Traditional land owners are dissatisfied with a mining lease agreement with Rio Tinto Alcan in the Northern Territory. Several Aboriginal clan groups have claimed that they had not been consulted about the agreement that was signed between the Yolgnu people and the subsidiary of Rio Tinto.
The clans that constitute the Dhurili nation include the Datiwuy, Golumala, Marrakula and the Marranga. The clans in question are considering taking legal action over the new lease agreement against the federal government and the Northern Land Council.
Their leader Aboriginal elder Reverend Djiniyini Gondarra said that they planned to boycott the official signing ceremony of the mining lease agreement which is to take place in Arnhem Land as they feel that the traditional land owners of the affected area have not been properly consulted.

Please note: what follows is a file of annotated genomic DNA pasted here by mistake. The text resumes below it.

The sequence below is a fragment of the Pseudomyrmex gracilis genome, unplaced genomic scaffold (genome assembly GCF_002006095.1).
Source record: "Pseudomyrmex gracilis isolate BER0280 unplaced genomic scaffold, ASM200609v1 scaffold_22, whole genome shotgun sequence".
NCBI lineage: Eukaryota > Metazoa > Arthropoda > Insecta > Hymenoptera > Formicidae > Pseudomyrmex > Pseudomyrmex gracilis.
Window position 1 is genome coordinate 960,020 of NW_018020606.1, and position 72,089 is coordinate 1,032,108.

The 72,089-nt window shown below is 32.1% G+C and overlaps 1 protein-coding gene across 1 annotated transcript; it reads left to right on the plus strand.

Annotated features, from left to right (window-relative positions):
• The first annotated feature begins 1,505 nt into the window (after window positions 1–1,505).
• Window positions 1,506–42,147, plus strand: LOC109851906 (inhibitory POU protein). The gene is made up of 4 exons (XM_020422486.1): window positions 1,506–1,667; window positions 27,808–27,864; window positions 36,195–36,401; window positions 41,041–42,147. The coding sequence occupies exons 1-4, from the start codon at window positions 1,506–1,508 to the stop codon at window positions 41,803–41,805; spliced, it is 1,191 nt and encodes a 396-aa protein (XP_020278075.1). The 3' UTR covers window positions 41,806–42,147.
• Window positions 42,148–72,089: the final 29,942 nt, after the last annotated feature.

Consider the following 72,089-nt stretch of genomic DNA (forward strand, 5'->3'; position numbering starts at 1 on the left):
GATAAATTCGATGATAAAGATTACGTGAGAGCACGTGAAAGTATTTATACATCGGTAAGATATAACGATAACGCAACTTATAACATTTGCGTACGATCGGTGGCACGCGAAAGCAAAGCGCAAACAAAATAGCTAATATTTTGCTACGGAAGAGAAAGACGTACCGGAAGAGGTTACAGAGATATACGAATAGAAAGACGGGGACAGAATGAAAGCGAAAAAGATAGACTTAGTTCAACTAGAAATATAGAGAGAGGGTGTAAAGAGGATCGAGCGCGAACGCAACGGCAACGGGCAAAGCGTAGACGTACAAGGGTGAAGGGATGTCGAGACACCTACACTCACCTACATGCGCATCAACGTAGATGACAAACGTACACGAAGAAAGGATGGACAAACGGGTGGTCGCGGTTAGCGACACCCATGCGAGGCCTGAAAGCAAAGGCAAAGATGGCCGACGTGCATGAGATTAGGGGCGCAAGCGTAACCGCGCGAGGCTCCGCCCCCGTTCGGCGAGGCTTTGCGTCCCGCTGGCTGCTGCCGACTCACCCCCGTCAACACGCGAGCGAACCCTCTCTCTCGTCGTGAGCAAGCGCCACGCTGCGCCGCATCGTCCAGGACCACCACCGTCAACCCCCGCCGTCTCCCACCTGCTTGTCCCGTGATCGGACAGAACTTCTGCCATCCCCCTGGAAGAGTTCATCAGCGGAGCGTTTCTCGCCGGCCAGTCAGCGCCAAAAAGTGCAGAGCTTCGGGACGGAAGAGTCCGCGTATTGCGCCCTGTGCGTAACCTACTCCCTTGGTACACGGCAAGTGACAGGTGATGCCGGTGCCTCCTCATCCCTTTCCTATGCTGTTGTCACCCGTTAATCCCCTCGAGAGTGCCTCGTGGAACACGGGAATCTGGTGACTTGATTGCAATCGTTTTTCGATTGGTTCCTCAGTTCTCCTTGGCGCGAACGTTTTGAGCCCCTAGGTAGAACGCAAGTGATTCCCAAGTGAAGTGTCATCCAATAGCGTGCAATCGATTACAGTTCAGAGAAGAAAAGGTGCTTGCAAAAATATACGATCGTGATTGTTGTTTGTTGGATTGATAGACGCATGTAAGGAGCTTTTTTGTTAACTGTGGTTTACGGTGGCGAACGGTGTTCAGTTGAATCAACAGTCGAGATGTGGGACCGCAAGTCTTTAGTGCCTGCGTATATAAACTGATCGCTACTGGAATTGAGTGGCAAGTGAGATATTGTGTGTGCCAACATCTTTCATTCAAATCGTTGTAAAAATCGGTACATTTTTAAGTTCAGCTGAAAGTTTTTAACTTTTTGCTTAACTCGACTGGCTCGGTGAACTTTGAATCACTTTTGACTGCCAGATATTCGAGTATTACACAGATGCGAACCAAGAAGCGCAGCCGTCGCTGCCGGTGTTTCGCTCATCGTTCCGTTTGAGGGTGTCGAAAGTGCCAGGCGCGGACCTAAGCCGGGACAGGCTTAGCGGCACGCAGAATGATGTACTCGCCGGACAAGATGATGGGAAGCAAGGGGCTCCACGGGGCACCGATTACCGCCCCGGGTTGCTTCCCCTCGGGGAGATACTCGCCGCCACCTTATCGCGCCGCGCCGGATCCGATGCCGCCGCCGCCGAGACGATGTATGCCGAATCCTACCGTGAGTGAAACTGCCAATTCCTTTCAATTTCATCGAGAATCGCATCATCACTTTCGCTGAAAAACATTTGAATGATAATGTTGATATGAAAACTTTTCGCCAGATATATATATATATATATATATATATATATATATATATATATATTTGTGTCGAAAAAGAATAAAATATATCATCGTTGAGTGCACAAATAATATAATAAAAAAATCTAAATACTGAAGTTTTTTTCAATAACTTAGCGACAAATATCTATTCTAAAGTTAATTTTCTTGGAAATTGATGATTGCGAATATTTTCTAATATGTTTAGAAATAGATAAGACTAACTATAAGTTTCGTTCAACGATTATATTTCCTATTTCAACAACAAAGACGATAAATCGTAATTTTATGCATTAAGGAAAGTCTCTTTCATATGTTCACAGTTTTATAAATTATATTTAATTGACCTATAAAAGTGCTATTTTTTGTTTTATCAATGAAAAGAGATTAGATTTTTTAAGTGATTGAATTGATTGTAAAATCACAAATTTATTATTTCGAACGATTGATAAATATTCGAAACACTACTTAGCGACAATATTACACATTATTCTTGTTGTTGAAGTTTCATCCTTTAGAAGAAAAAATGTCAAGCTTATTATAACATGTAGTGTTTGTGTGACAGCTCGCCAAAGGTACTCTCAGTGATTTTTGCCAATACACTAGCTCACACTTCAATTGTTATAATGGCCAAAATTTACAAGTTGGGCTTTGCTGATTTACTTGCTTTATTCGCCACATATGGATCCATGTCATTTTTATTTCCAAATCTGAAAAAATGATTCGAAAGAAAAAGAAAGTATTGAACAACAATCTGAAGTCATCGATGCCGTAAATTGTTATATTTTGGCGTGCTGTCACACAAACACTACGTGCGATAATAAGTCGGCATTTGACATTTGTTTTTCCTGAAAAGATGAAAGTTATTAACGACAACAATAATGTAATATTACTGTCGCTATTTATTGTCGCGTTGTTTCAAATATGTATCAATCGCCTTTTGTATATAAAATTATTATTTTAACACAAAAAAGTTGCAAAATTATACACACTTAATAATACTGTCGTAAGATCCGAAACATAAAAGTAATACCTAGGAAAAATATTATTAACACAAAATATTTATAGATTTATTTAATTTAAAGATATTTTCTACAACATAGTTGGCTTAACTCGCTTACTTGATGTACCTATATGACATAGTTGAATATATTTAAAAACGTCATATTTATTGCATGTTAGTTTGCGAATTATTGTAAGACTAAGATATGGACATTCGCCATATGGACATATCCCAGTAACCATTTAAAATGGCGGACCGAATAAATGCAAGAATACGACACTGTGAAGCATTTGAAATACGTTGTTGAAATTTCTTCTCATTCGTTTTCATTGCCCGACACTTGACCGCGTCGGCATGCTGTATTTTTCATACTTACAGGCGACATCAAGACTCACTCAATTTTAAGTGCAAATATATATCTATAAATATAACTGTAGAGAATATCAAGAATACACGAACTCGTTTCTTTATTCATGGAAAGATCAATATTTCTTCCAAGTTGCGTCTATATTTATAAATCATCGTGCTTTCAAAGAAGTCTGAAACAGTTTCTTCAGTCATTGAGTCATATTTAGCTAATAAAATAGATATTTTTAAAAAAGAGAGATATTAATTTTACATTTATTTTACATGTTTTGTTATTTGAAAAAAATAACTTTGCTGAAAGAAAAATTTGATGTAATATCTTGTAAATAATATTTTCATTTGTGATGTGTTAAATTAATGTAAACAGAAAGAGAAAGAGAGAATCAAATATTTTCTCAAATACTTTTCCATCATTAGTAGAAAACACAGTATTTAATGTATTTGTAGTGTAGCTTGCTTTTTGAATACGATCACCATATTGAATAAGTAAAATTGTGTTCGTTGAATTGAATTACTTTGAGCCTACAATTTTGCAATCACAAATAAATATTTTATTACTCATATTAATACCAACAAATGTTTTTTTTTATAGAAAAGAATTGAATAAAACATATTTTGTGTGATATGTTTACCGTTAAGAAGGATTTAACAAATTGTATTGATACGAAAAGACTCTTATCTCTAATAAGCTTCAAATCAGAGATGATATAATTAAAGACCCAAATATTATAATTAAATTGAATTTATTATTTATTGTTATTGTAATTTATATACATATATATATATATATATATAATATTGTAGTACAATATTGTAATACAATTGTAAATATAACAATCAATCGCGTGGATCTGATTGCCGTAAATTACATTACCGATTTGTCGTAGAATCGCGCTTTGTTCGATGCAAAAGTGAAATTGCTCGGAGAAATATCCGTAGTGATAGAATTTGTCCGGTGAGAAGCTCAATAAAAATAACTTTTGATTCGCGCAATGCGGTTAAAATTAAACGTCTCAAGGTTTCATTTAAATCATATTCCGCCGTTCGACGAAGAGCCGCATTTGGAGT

Elcho Island elder and uniting church minister Djiniyini Gondarra added that as a result, the clans of the Dhurili nation consider that their rights under Australian and traditional Aboriginal law have been breached, and that they have been improperly excluded from the negotiation process. He added that colonisation was still happening today, creating disharmony, by people ignoring due process.
Prime Minister Julia Gillard, Indigenous Affairs Minister Jenny Macklin and Northern Territory Chief Minister Paul Henderson, are all scheduled to attend the celebration at Yirrkala, south of Nhulunbuy on Wednesday
The agreement allows Rio Tinto to continue the operations of the bauxite mine and aluminum refinery in the Gove Peninsula for the next 42 years. The mine has been in operation since 1969 and without the permission of the traditional landowners.